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Armed Services Blood Program. www.militaryblood.dod.mil. UNCLASSIFIED. Society of Armed Forces Medical Laboratory Scientists. Armed Services Blood Program - Transformation -. CDR Michael C. Libby Director, Armed Services Blood Program Office. 12 Feb 08. Armed Services Blood Program.

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Armed Services Blood Program

www.militaryblood.dod.mil

UNCLASSIFIED

Society of Armed Forces Medical Laboratory Scientists

Armed Services Blood Program- Transformation -

CDR Michael C. Libby

Director, Armed Services Blood Program Office

12 Feb 08


Purpose l.jpg

Armed Services Blood Program

www.militaryblood.dod.mil

UNCLASSIFIED

Purpose

To provide thoughts on what might be ahead for the ASBP in order to be far more efficient in using available resources.

To get people to start thinking about the big picture of the certain business change.

To raise a broad suggestion about where the Armed Services Blood Program is going over the long term and what are the underlying forces creating transformation.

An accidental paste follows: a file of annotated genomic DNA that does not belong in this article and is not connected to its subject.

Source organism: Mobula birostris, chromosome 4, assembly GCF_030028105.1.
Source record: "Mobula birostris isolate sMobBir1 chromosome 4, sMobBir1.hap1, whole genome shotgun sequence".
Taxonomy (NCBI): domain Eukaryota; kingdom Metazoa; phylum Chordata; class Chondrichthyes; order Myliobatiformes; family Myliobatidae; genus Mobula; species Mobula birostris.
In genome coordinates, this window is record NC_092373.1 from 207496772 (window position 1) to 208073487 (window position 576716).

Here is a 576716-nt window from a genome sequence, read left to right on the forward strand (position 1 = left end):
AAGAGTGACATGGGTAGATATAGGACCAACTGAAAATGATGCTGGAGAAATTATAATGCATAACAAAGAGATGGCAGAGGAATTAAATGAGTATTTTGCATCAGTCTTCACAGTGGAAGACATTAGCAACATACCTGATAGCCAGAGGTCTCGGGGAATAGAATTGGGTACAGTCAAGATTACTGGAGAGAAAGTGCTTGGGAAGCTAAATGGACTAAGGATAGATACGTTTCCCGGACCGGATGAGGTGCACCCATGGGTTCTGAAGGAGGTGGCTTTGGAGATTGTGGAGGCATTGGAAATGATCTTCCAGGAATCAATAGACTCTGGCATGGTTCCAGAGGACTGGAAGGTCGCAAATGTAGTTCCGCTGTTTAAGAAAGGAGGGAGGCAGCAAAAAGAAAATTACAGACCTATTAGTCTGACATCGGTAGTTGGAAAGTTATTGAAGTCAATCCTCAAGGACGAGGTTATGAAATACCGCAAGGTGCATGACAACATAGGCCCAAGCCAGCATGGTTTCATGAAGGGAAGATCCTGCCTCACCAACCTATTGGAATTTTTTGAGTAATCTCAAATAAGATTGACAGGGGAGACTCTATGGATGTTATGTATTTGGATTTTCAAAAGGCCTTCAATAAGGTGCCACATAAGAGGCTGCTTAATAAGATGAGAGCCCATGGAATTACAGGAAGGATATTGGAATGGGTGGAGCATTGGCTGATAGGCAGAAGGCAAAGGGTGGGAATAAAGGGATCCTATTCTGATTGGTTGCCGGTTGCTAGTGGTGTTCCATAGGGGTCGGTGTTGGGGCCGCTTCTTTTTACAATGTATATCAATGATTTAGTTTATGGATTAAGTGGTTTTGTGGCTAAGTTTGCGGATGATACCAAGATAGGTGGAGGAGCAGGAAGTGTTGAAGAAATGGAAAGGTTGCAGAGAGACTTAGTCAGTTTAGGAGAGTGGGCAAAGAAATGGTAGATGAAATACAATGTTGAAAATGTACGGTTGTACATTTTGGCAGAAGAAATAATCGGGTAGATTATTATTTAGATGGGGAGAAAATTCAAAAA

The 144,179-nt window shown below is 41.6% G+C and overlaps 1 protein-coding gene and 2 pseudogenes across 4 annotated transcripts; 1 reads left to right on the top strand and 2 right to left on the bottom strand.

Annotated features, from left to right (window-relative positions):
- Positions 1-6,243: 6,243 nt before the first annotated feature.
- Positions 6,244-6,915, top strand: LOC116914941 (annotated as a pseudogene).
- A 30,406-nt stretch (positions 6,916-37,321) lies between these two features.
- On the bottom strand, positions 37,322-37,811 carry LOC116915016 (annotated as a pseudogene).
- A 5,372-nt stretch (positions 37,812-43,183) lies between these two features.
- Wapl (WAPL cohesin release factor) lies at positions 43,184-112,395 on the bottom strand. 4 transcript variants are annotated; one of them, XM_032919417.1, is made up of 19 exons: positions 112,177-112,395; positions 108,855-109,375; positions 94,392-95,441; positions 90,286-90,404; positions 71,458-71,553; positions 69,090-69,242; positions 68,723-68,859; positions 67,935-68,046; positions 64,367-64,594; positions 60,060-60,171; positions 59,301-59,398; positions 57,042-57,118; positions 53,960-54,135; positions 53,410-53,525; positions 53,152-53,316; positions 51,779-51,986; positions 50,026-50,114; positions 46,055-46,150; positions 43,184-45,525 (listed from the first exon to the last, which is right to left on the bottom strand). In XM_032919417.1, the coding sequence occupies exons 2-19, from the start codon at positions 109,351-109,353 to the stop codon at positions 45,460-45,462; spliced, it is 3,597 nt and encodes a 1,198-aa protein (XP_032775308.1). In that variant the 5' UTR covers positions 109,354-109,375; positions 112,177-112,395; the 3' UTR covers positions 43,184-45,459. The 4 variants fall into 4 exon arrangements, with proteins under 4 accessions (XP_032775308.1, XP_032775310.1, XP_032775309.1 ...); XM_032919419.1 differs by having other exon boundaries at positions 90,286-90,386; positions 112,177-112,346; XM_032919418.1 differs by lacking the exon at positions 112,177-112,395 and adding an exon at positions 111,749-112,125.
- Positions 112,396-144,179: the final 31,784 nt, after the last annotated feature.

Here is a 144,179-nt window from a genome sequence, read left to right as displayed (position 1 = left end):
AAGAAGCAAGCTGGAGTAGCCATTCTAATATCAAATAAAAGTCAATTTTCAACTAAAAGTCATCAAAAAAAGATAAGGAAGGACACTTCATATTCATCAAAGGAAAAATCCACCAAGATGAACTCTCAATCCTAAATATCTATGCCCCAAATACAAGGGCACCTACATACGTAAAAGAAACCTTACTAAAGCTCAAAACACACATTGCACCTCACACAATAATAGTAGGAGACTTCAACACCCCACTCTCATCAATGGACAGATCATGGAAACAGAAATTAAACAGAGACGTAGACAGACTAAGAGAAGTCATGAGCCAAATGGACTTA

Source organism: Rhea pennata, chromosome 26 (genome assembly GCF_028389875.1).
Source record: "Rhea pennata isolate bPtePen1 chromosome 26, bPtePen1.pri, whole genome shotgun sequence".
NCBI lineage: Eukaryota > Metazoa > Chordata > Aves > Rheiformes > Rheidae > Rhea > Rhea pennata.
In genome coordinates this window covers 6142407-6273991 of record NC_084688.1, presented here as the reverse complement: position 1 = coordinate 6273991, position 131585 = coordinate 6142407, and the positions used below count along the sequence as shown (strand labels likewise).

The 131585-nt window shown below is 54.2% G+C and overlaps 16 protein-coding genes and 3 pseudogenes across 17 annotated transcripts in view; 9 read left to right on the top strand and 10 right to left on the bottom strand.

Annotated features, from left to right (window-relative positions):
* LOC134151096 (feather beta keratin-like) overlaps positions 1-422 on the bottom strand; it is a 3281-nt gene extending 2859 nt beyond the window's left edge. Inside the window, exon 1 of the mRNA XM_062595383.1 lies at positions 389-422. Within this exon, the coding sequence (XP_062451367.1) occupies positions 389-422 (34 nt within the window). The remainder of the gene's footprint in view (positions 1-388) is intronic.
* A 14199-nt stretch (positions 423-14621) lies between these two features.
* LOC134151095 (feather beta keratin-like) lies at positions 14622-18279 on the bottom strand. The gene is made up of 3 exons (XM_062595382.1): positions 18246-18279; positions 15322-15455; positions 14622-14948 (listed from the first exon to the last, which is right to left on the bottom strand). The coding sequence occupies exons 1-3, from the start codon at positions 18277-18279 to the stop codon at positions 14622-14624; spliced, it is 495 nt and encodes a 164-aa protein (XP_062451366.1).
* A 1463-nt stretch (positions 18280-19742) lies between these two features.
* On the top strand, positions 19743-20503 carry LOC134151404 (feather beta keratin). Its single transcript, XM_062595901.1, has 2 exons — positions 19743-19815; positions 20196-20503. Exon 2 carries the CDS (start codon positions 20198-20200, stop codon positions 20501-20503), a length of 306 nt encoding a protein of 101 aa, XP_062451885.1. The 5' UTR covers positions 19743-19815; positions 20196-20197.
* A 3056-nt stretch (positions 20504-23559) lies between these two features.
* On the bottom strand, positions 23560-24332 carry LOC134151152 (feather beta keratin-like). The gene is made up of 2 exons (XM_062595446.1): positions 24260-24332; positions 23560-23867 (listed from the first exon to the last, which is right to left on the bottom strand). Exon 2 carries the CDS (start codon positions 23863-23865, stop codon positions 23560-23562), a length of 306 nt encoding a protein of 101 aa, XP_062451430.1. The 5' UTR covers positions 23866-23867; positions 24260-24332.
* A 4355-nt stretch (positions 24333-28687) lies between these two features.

To succeed we need to operate beyond the edge of knowledge where time honored rules of thumb might not apply in the organization.


Briefing outline l.jpg

Armed Services Blood Program

www.militaryblood.dod.mil

UNCLASSIFIED

Briefing Outline

To put the transformation in proper perspective, the ASBP will be described in a history capsule from 2001 to 2008.

  • Where we have been.

  • Where we are now

  • Where are we going…

    We are on the verge of a historic shift… a National Blood Program?

    Accelerated technological and business changes are in the foreseeable future and will bring similar gov’t agencies together.


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Armed Services Blood Program

www.militaryblood.dod.mil

UNCLASSIFIED

Senior Military Medical Advisory Committee

Blood ProgramBusiness Case Analyses

Toward a Future State

March 2003

( A STEP BACK IN TIME!)


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Armed Services Blood Program